Countries in Southeast Asia such as Singapore, Malaysia and the Philippines consider English to be their second language, which is compulsory in schools. In Singapore, children's groups and kindergartens offer bilingual programs: Chinese (or Malaysian, Tamil) and English. 4 -5 year old children not only learn English through listening and speaking skills but also learn to read and write.
They spend half their time in school with English and half the time at home with their mother tongue. The second language approach in preschool is taught as a subject on its own or its integrated into the diverse activities of children at school. Children learn, develop language through singing, music, reading poetry, storytelling, playing games, acting plays. etc.
In Australia, a country with a multicultural population, having immigrants from over 200 countries, speaks more than 300 languages. When attending elementary school, children learn English as a second language.
Even in English speaking countries such as the United States, Canada, the United Kingdom and the Commonwealth, there is a significant body of immigrants who learn English as a second language to live, learn and work. For immigrant families, children under 5 years old learn their native language through playing. This helps them develop a second language, like English, until they reach elementary school, which in turn can integrate into native speakers.
Countries in Southeast Asia such as Singapore, Malaysia and the Philippines regard English as a second language in addition to their mother tongue, which is compulsory in schools and children learn English as their first language. hat. In Singapore, children's groups and kindergartens offer bilingual programs: Chinese (or Malaysian, Tamil) and English. 4-5-year-olds not only learn English in listening and speaking skills but also learn to read and write in a model.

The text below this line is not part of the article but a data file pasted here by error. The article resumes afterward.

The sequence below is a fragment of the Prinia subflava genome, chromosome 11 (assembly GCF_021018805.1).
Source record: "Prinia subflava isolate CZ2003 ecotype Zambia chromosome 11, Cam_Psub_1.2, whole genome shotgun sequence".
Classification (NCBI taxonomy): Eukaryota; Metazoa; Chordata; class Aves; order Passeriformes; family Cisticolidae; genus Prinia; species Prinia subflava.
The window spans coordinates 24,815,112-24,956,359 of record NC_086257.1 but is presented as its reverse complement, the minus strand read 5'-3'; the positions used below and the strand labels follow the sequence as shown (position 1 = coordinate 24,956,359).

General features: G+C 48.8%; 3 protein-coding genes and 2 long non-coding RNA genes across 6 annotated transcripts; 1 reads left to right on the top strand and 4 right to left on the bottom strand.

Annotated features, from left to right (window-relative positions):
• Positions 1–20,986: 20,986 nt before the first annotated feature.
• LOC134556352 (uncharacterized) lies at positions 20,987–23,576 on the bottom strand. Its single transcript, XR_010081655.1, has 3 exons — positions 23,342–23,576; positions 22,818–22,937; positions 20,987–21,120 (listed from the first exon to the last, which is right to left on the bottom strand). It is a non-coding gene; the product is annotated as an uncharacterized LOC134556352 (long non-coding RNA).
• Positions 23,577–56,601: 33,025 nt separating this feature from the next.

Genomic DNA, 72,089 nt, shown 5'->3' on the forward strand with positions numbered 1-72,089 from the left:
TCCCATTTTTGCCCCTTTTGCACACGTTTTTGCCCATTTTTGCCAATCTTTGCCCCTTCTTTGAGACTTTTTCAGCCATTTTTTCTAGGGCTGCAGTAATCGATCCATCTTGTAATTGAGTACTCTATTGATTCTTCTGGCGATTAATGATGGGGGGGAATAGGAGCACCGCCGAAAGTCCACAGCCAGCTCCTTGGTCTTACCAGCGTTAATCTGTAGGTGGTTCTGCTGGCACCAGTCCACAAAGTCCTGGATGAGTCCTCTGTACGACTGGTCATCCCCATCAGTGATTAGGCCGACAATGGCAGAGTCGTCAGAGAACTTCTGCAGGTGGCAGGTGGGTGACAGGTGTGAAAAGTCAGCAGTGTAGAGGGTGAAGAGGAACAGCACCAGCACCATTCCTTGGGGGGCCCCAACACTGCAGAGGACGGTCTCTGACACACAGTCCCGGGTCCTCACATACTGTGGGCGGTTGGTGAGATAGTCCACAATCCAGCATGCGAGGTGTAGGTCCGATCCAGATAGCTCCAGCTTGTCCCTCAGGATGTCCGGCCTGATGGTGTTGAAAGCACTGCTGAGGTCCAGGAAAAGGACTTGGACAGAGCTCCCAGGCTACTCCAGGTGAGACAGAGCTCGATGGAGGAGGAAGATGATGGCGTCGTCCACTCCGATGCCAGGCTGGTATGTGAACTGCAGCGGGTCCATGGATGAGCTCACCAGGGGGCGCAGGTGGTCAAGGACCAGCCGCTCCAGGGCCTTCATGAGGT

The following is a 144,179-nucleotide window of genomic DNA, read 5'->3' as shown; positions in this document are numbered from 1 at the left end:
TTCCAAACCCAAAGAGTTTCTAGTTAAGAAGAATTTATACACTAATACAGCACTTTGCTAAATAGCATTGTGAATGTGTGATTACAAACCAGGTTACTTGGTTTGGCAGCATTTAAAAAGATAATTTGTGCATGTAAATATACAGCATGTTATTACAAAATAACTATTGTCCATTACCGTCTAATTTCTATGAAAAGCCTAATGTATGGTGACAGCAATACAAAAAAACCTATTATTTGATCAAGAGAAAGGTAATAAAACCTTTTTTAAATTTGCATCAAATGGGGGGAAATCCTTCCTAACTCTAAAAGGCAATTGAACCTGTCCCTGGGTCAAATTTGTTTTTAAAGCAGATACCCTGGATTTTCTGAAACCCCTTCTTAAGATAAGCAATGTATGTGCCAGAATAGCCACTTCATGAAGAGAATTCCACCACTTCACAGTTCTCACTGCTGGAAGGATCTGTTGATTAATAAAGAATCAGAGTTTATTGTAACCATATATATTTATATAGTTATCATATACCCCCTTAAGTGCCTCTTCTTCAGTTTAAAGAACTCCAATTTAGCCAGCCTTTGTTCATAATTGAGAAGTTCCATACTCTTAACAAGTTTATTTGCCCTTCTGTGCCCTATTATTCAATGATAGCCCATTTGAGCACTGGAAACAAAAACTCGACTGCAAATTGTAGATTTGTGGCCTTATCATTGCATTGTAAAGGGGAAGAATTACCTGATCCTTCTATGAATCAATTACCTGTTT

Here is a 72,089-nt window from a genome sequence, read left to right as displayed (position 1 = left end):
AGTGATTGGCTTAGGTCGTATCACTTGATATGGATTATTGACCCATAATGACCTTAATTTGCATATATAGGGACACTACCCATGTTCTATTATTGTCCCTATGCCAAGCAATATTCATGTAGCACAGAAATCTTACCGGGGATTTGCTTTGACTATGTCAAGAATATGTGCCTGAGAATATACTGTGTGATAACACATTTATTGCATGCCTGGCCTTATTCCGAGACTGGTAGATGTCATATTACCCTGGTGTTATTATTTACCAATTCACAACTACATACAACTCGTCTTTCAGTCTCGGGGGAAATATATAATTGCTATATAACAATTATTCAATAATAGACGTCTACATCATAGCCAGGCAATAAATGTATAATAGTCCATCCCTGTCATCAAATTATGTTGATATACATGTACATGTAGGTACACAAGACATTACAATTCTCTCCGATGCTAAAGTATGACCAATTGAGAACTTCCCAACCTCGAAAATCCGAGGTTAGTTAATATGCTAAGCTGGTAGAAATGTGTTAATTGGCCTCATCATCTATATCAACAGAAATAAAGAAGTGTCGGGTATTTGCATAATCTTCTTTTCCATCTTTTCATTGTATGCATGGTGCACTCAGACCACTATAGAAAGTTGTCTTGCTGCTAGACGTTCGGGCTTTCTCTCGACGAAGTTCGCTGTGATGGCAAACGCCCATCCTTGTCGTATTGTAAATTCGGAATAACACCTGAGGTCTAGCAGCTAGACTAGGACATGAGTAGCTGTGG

European students (who are not native English speakers) can use English for cultural, economic and tourist exchanges.
In Japan and Korea, two strong Asian countries with economic power, also have policies on the importance of English. South Korea has adopted a strategy to improve English proficiency by 2015, with major subjects including math, science, Korean, and English. Private schools are familiar with English from kindergarten level.
"The above shows that preschoolers are capable of learning a second language other than their mother tongue if they have the right conditions in terms of teachers, facilities, family and social environment," said Rector Cao, Central Teacher Training Center.
Master Le Thi Luan from the Vietnam Academy of Science and Education said that, in Vietnam, through direct observation in Ho Chi Minh City and Hanoi, there is no written guidance from the Ministry of Education and Training, so preschool institutions are spontaneous and are being applied in kindergartens as an extracurricular course, similar to the gifted subjects. Schools only teach children English when parents have the need. Preschools, district education divisions and school administrators conduct regular monitoring and follow-ups.
Teachers involved in teaching preschoolers are becoming familiar with Foreign languages at schools as they themselves are contracted with Foreign language centers. Thus they are either language teachers or Foreigners, but they do not have certificates of pedagogy. In addition, to accommodate the activities of preschool children, all teachers have tutors. These are the kindergarten teachers who are trained in Foreign languages.
"There is no official document stipulating the age of children to be familiar with foreign languages in kindergartens because there is no formal study of the English language program for Vietnamese children. On applying the foreign program, the management agencies will have difficulty in evaluating the quality of the program of teaching children to become familiar with Foreign languages," Luan said.